By Alvin Tran
Beginning this October, Americans will have the opportunity to test themselves for HIV in the comfort and privacy of their own homes. The OraQuick In-Home HIV Test will be the first ever self-administered HIV-test made available for over-the-counter purchase.
The Food and Drug Administration approved the test earlier this week, but it warned the test’s results are a “preliminary” diagnosis, so check-ups are still necessary. Some Bay Area researchers said a key challenge will be ensuring that people actually seek out a confirmation test and additional services from their doctors, regardless of testing positive or negative for the virus.
“The home test is another mechanism for testing but it shouldn’t be [used] in isolation,” said Tracey Packer, the Acting Director of HIV Prevention for the San Francisco Department of Public Health. Packer says that having an in-home HIV test raises the issue of people not getting accurate information.
According to the FDA, a positive test does not necessarily mean a person is HIV-positive. The FDA suggests that people who test positive to quickly seek confirmation with their doctors.
People with a negative test should also be wary. A negative test does not mean a person is free from HIV. Susan Buchbinder, MD, the Director of HIV Research Section at the San Francisco Department of Public Health, and a former panel member on the FDA’s advisory committee that recommended OraQuick’s approval, said OraQuick can't determine if a person has contracted HIV within the past three months.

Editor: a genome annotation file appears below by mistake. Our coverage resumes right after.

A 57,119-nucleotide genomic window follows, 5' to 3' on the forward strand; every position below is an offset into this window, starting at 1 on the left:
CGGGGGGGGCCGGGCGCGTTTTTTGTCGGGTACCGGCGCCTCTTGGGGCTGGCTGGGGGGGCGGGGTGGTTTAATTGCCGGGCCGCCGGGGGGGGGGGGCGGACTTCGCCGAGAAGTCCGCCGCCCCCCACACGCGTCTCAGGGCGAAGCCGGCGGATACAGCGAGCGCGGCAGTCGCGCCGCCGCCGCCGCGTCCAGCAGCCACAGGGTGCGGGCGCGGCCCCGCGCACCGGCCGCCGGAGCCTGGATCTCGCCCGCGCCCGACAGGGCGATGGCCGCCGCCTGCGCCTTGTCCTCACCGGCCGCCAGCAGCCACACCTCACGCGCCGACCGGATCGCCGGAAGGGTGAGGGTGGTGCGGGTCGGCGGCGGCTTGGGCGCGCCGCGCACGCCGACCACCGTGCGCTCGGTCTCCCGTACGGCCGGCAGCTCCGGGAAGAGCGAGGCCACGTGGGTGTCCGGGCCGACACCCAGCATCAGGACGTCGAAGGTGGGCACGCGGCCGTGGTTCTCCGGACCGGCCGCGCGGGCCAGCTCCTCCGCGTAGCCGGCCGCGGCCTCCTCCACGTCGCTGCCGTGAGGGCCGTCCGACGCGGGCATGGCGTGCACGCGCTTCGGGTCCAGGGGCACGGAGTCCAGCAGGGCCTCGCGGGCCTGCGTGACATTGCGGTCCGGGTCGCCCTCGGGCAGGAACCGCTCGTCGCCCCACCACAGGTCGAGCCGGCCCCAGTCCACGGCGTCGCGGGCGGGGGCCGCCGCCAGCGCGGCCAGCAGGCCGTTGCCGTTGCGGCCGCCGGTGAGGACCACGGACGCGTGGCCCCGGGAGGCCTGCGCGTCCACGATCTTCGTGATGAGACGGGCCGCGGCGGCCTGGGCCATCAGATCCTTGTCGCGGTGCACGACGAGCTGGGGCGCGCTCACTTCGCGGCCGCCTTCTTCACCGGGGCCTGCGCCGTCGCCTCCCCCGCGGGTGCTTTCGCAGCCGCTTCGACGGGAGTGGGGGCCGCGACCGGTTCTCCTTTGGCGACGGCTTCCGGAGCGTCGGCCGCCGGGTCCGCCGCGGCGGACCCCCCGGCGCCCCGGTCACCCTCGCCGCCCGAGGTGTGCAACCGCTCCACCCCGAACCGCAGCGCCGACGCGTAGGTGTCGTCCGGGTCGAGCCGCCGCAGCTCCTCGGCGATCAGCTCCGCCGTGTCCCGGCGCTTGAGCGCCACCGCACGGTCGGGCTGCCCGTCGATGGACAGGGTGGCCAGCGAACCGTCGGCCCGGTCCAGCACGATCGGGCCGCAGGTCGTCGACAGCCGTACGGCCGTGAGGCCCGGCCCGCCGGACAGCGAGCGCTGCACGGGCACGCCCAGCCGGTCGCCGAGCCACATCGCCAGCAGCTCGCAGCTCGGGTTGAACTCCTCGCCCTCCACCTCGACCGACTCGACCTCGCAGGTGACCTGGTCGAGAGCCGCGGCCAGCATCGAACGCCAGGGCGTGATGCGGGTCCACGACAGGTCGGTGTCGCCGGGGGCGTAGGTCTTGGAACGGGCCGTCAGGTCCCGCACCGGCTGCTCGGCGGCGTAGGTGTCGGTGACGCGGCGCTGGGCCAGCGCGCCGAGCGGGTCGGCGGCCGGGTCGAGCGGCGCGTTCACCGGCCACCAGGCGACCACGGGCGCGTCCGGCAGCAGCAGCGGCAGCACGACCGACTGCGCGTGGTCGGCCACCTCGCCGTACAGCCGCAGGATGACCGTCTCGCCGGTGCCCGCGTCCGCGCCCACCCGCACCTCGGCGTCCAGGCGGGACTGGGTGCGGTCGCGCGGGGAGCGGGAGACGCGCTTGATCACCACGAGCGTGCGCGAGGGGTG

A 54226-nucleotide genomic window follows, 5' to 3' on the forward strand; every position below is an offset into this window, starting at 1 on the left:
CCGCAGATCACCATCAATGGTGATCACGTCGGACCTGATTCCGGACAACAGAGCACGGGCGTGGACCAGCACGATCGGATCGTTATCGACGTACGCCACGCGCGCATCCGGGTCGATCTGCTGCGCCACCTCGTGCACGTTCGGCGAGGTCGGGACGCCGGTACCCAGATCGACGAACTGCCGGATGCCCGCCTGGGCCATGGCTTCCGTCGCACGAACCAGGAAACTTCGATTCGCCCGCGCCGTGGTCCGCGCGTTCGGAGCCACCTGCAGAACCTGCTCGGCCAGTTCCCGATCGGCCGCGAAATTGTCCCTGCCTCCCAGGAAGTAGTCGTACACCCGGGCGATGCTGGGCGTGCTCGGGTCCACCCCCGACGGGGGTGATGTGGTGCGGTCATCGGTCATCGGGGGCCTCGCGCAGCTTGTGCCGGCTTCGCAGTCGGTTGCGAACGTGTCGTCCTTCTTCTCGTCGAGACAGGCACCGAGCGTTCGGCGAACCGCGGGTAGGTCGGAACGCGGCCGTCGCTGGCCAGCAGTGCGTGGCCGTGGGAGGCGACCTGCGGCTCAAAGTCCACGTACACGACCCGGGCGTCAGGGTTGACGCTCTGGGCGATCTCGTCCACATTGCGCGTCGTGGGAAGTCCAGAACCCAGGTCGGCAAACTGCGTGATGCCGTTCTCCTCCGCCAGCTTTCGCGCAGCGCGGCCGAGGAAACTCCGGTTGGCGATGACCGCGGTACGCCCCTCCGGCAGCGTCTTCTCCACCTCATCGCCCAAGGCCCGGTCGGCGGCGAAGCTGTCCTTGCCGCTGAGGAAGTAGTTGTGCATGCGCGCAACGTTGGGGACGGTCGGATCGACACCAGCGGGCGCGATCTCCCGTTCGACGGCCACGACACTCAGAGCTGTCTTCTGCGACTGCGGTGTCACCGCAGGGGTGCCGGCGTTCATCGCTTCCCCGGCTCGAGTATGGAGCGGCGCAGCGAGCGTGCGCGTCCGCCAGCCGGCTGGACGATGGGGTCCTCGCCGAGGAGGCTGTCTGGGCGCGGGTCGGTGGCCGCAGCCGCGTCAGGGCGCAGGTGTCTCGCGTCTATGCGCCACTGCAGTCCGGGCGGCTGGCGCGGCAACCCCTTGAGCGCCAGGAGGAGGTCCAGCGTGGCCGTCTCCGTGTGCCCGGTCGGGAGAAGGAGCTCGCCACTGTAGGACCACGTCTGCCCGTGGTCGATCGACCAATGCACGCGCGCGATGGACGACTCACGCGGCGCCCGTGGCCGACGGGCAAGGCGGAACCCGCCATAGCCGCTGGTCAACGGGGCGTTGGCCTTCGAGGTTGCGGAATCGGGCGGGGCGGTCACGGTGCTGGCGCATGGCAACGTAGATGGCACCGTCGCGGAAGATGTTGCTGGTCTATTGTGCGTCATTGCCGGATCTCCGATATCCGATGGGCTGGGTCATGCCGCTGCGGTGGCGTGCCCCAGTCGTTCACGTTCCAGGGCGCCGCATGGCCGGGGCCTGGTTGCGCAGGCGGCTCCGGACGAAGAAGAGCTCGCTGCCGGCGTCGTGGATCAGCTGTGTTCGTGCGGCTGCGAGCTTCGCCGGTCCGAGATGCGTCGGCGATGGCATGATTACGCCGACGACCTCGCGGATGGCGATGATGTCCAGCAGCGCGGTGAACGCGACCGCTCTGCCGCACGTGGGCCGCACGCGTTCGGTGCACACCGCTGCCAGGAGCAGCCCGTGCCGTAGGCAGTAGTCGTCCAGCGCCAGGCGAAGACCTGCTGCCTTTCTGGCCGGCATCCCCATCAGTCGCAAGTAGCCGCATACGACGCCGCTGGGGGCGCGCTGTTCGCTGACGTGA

"If they [test] HIV-negative but may have had recent exposures, they have to know the test may take a while to become positive," Buchbinder said. "It may take several months. If they’ve had a very recent exposure, getting a negative test result is not enough.”
Regardless of the diagnosis, Buchbinder urges people to quickly seek an additional test to confirm their results with a doctor. She said she is also concerned about how people will perceive their test results, and the potential effects of stigma. “There could be some psychological harm [and] there could be social harm if somebody found out that you were testing and thereby inferred something about you."
As opposed to being tested at a clinic or in a hospital, Buchbinder said people using in-home HIV test won’t have the benefit of a doctor or health care provider’s counseling services when they get their results.
However, Buchbinder said people do have access to a 24-hour, toll-free number linking them to a supportive services. She added that it may be helpful for people to test with someone they trust, and would feel comfortable being close to, once they get their results.
Though there are concerns, Buchbinder said she believed that the new test has the potential to change people’s risk behaviors. “It has the potential to reduce new infections by getting people who learn that they’re infected into care and treatment, and [reduces] the risk of exposure to HIV-negative individuals,” she said. “[But] we won’t know until we actually see how this rolls out.”
Buchbinder said she also hopes that OraQuick users will share all of their positive and negative experiences. “The more information we get back from the community about what’s working and what’s not working, the better able we are to build services and build programs that can support people,” she said.
The San Francisco Public Health Department is currently working on strategies to figure out the most effective means of using OraQuick in local areas where testing rates are lower and where there is a higher rate of health risk behaviors.